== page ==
Thursday, August 15, 2013

Phosphorus

Phosphorus is an essential macro-nutrient for plants and all life on earth. Phosphorus is a component of nucleic acids, ATP and the phospholipid bi-layer that encloses cells.

Phosphorus is a scarce finite resource on planet earth. It is extracted from phosphate rock almost entirely for agriculture use around the world. There are organic and synthetic processes of phosphate extraction in mineral mining.

When is the earth-destructive process of mineral extraction qualified as organic? This has to do with chemicals used in the chelation process of making absorbable phosphate fertilizers from rock. Synthetic chelates like EDTA or DTPA used to strip phosphates from rock appear in trace amounts in non-organic produce grown with synthetic fertilizers. Organic chelates are humic or fulvic acids derived from the natural decomposition of organic material. The phosphates recovered by humic acids are identical to those found in nature.

Optimistic scientists say we have more than 100 years before the end of agriculture (and strike-matches technology). Recycling phosphorus by using manure or animal bones as a source for phosphorus fertilizer on local farms is the approach used by permaculturists. Phosphorus conservation for urbanites and suburbanites can be achieved with hydroponics.

Phosphoric acid is often used in hydroponics to bring the pH of a nutrient solution down.
Plant Nutrition Facts
Phosphorus (P)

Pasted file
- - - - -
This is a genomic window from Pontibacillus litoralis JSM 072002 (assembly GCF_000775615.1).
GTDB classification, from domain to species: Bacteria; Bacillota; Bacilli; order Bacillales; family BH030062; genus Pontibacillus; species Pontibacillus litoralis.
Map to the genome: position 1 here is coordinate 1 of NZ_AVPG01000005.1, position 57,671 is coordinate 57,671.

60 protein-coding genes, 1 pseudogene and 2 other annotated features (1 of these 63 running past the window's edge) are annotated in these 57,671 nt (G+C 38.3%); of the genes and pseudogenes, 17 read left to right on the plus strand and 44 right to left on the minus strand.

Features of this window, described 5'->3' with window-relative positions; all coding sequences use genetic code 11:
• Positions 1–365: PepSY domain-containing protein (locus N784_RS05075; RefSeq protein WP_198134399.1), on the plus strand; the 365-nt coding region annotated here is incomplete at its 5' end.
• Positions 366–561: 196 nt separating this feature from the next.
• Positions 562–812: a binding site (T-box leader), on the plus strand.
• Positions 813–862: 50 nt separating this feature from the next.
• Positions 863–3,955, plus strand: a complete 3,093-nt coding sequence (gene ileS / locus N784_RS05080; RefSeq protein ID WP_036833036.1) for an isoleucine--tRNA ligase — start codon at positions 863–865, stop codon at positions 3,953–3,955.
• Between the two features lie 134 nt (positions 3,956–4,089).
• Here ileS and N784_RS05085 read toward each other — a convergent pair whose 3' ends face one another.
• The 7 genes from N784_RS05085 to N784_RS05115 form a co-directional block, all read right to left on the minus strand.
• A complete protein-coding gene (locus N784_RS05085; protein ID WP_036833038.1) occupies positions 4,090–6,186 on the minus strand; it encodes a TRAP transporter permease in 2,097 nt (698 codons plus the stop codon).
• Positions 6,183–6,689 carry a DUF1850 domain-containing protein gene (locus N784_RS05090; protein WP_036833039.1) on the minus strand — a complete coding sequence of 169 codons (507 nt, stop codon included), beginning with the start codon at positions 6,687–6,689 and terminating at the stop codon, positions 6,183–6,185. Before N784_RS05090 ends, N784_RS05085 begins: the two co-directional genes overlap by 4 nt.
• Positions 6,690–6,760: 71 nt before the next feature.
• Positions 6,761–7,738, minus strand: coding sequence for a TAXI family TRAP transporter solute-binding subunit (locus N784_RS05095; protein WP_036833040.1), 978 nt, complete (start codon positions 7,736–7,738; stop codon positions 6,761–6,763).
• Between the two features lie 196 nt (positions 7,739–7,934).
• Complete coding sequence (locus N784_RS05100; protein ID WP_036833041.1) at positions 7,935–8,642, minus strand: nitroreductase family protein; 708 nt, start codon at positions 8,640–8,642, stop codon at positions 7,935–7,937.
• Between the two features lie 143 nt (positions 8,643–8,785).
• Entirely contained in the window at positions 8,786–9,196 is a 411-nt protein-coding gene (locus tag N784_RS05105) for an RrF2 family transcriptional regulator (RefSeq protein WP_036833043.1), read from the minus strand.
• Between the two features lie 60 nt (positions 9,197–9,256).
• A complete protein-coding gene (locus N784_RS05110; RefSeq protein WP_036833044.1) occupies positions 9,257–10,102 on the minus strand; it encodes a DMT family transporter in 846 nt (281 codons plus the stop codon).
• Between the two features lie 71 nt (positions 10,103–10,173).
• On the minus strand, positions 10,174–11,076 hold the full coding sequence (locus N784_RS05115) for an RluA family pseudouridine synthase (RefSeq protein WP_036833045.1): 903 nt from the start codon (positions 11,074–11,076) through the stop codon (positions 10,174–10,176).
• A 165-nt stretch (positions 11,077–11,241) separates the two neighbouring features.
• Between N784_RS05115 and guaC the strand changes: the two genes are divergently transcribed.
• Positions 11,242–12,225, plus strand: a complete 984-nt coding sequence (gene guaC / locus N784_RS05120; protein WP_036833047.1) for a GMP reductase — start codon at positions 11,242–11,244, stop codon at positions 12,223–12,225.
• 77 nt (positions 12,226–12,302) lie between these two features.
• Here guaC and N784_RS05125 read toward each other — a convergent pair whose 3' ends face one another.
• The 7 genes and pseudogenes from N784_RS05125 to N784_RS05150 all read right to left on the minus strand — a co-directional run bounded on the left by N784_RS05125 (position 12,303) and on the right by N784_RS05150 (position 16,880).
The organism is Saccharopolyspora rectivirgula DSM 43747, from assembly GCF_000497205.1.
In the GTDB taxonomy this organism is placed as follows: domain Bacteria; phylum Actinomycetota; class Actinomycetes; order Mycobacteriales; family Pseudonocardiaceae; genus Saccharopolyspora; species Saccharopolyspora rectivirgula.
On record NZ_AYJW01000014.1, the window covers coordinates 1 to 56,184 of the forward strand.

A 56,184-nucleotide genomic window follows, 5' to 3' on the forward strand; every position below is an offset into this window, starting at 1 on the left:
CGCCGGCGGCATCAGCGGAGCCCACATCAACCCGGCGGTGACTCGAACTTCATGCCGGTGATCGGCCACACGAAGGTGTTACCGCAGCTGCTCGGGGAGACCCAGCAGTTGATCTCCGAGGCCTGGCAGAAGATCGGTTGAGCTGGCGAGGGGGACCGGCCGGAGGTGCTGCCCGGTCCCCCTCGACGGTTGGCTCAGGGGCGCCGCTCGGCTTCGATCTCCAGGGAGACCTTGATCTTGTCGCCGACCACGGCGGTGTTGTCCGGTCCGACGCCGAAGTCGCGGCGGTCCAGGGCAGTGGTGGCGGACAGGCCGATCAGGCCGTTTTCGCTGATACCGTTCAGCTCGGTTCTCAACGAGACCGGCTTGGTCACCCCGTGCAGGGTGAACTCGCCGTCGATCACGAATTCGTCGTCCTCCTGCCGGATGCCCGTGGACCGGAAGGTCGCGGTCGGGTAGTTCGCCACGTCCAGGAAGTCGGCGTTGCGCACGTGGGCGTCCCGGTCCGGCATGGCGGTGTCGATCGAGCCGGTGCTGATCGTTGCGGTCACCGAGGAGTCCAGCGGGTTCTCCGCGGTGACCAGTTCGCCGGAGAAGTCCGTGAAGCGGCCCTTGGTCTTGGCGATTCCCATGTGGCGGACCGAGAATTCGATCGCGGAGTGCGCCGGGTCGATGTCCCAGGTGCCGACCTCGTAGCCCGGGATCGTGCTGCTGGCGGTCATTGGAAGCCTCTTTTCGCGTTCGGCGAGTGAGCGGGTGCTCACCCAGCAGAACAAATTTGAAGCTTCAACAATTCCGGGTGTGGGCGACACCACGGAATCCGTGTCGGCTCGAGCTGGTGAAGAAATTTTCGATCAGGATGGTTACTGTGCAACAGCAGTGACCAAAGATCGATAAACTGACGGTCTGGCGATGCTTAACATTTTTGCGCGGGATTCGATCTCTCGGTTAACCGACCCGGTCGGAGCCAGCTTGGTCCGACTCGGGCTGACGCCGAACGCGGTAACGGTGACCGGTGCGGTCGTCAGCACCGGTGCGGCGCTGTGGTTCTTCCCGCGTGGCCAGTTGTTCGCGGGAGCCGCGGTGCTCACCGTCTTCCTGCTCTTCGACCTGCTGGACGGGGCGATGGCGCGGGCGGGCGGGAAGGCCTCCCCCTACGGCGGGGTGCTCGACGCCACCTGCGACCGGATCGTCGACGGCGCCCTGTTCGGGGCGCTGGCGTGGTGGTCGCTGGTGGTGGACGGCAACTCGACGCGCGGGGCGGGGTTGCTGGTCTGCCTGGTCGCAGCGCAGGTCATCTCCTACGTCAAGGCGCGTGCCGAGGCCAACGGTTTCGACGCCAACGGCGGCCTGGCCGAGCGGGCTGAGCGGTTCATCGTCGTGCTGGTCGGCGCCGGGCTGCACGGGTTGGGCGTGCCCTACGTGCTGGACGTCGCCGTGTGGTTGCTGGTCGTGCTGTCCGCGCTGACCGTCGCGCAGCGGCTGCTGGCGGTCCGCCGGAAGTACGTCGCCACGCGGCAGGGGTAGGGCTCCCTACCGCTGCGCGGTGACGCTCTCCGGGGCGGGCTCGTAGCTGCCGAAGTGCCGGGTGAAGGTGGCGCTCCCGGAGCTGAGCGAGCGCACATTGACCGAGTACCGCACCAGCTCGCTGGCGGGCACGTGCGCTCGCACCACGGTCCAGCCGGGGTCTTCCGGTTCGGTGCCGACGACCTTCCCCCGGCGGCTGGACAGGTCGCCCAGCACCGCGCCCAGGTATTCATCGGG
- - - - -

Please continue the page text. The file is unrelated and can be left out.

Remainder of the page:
Absorbable Forms H2PO4- and HPO42-
Fertilizers Phosphoric acids, super-phosphate, ammonium phosphate, phosphogypsum, apatite, animal waste, bone meal, algae
Symptoms of Deficiency Plant is dark green with purple veins and stunted; burned leaf tips
Action
Necessary in the synthesis of ATP, phospholipids in cell walls and nucleic acids. Promotes growth of roots and shoots.
Plant Nutrition
Phosphorus is necessary during all stages of plant growth. Plants need more phosphorus during periods of advanced expression: blooming and fruiting.
Origin
Synthetic: Extracted from phosphate rock using synthetic chelates that appear in trace amounts in non-organic produce.

Organic: (1)Extracted from phosphate rock using organic chelates like humic acids. Identical to phosphates naturally occuring in soil. (2)Recovered from bone meal, guanos, urine or algae.
Adverse Effects
Mineral sources of phosphorous may contain trace amounts of toxic heavy metals like cadmium, flouride, uranium, radium or polonium. Synthetic phosphates contain trace amounts of synthetic chelates. Phosphate fertilizers leaching into aquatic environments promote algae blooms that kill fish. Flourine, as a component of super-phosphates, contributes to soil sterilization.
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